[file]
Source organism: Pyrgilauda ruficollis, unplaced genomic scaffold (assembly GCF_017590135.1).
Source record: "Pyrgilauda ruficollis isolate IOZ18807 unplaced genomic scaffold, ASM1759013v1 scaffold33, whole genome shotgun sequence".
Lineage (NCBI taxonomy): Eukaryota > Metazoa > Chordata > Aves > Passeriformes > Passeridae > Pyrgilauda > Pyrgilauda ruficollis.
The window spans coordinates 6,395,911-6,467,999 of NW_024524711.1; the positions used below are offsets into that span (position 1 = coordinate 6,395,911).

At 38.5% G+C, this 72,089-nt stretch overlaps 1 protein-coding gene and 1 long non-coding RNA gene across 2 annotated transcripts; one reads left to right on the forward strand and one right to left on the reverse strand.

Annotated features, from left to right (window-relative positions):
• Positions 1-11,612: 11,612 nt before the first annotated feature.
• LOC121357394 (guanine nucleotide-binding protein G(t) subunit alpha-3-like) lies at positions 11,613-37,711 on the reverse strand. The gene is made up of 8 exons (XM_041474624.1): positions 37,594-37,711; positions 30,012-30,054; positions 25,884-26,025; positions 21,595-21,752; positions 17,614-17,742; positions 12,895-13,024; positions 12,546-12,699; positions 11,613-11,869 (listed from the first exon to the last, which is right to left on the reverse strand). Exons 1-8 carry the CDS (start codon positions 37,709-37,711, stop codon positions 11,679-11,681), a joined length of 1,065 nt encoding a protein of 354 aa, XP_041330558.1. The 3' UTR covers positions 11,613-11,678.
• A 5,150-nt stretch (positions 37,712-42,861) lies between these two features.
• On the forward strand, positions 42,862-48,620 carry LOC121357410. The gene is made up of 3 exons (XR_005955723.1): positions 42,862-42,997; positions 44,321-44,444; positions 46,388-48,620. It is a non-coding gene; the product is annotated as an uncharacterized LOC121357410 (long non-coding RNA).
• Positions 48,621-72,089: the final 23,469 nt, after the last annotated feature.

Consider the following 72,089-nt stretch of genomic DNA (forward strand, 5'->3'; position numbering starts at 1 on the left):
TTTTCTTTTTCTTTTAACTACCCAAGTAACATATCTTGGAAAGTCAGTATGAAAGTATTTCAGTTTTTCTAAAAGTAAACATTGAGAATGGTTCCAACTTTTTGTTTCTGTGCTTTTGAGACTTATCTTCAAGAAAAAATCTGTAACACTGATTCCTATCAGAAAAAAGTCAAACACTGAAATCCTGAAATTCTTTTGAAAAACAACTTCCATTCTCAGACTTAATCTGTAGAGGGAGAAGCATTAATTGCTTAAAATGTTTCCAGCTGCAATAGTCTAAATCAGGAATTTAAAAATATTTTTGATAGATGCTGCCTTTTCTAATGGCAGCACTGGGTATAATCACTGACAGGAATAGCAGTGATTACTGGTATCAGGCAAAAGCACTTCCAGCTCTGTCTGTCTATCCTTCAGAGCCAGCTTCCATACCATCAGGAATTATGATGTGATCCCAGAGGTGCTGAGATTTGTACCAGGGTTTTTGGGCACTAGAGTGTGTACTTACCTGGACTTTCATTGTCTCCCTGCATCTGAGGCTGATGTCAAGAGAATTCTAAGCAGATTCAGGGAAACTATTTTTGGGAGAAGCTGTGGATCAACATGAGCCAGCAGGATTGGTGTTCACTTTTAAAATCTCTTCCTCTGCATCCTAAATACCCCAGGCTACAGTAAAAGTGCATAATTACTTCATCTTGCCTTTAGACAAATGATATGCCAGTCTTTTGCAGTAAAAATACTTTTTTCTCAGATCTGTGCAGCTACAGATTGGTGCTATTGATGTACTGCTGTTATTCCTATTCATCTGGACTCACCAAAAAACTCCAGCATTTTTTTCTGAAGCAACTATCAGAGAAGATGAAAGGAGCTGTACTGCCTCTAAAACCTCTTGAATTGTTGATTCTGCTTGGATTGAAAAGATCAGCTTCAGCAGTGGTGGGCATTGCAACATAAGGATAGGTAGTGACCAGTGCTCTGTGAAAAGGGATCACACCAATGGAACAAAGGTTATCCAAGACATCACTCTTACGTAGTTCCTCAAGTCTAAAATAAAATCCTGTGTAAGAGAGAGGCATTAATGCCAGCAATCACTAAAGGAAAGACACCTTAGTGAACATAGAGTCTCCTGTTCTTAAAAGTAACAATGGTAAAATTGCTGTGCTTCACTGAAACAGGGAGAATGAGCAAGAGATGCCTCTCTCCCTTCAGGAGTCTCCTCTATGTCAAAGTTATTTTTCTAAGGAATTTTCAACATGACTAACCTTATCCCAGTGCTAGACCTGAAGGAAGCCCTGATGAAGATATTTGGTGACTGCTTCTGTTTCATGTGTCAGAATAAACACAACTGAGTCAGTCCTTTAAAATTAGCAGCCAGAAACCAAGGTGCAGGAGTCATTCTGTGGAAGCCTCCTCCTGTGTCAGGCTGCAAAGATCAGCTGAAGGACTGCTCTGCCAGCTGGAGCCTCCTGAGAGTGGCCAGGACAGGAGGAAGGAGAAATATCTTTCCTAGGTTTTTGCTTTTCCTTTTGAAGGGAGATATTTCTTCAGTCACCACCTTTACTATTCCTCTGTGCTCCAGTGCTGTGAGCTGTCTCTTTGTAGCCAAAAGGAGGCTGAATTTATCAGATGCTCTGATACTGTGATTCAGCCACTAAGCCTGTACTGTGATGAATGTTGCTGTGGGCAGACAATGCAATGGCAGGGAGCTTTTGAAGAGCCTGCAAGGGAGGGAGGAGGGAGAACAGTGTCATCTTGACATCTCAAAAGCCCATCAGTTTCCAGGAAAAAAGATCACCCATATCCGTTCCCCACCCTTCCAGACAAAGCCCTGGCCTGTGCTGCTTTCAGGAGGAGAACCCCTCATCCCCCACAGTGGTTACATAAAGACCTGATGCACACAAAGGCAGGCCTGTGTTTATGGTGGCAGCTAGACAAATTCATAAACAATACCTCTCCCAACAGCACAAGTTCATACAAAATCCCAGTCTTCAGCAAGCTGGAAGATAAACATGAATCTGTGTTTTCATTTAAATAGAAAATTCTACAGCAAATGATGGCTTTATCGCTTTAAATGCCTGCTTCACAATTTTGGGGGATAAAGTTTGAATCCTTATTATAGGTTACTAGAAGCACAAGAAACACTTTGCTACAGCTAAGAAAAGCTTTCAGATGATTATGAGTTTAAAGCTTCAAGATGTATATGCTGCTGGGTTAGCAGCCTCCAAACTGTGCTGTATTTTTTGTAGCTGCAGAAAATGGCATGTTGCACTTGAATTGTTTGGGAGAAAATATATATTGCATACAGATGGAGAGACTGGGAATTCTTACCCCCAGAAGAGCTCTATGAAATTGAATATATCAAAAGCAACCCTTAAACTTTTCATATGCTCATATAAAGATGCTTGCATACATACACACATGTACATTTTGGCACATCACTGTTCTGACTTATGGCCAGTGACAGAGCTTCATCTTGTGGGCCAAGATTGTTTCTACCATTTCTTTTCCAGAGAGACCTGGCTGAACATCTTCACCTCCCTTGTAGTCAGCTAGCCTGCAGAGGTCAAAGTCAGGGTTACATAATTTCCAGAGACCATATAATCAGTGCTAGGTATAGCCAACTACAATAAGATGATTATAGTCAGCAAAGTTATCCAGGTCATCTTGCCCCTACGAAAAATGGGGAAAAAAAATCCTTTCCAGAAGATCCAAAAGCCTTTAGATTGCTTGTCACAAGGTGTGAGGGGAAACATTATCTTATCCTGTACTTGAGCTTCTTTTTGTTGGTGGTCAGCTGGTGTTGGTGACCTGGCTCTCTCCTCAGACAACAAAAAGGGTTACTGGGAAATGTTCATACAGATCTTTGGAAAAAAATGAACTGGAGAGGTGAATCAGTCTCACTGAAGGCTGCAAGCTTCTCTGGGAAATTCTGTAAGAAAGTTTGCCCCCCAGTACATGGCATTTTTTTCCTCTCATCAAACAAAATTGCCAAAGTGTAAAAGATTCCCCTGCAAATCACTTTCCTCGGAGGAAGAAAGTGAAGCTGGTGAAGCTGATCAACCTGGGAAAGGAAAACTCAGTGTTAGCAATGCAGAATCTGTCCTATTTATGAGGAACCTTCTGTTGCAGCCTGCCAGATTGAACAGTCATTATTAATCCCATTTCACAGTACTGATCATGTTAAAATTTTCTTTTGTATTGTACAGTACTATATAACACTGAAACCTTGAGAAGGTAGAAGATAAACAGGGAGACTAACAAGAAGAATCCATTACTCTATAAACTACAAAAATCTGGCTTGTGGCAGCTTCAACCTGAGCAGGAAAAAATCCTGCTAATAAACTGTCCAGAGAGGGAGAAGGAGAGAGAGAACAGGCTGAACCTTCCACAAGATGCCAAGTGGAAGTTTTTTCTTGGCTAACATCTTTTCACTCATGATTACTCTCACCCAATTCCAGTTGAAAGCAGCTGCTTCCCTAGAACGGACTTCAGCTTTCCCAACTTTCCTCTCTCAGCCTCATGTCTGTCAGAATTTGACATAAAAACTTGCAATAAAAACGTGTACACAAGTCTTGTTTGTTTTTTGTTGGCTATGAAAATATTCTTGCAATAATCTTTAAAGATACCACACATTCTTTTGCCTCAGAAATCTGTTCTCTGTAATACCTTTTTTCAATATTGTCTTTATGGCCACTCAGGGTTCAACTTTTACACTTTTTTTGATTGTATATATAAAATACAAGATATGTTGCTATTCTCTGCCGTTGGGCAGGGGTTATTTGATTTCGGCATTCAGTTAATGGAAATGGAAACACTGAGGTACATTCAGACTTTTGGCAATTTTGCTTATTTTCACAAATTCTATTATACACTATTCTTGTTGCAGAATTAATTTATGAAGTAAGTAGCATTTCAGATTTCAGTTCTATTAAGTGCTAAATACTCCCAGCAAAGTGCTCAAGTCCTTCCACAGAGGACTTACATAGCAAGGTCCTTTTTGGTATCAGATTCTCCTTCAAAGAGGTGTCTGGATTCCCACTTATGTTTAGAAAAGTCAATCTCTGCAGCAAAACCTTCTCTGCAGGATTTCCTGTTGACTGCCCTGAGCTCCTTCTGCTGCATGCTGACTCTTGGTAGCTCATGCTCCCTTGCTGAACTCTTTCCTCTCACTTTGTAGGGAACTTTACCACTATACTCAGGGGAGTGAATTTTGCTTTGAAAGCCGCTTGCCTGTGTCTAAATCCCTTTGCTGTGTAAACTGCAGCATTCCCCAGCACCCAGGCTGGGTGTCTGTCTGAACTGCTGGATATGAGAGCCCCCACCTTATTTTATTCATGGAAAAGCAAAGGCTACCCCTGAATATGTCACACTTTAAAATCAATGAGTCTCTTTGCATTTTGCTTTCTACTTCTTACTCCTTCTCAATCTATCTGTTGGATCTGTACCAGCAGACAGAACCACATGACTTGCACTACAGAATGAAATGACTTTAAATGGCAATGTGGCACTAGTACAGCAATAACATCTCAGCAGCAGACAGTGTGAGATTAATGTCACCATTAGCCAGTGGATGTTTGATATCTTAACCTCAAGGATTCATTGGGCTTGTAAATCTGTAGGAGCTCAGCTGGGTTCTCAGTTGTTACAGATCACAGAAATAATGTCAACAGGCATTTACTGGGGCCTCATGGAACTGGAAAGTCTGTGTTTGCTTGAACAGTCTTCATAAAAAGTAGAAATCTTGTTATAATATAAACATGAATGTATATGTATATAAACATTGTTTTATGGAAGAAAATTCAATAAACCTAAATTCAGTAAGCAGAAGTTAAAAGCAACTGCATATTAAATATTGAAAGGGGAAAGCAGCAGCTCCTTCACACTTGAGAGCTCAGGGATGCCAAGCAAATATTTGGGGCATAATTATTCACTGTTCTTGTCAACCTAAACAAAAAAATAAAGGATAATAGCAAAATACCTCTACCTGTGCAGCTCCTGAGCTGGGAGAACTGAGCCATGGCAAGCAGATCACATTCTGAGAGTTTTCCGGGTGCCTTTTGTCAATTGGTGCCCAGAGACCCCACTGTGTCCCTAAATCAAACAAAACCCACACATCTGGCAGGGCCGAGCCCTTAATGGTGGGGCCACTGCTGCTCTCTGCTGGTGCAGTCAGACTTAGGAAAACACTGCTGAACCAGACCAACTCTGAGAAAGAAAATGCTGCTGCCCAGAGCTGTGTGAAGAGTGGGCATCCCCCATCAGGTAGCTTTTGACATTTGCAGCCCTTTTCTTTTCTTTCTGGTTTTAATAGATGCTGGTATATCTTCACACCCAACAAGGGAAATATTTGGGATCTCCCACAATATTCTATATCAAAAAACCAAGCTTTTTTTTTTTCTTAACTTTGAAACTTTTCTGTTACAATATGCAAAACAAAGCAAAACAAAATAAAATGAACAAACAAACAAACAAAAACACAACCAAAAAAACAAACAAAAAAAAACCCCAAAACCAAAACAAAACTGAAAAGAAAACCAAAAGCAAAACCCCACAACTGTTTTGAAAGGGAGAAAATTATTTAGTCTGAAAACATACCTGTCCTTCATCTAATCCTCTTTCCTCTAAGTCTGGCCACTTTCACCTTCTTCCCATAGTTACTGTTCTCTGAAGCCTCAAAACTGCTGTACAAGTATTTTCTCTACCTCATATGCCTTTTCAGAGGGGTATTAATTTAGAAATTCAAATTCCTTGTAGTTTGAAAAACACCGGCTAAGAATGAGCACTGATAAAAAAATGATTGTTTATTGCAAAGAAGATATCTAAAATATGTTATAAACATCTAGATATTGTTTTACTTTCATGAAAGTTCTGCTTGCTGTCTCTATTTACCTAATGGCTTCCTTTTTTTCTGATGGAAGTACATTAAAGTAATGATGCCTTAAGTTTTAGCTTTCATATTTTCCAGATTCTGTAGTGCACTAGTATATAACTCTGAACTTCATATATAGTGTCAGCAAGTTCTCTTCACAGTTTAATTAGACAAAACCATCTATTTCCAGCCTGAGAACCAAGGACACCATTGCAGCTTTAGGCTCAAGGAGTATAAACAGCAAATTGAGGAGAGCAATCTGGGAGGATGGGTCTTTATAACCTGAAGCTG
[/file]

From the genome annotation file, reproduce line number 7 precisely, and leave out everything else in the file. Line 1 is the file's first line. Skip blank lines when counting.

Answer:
• Positions 1-11,612: 11,612 nt before the first annotated feature.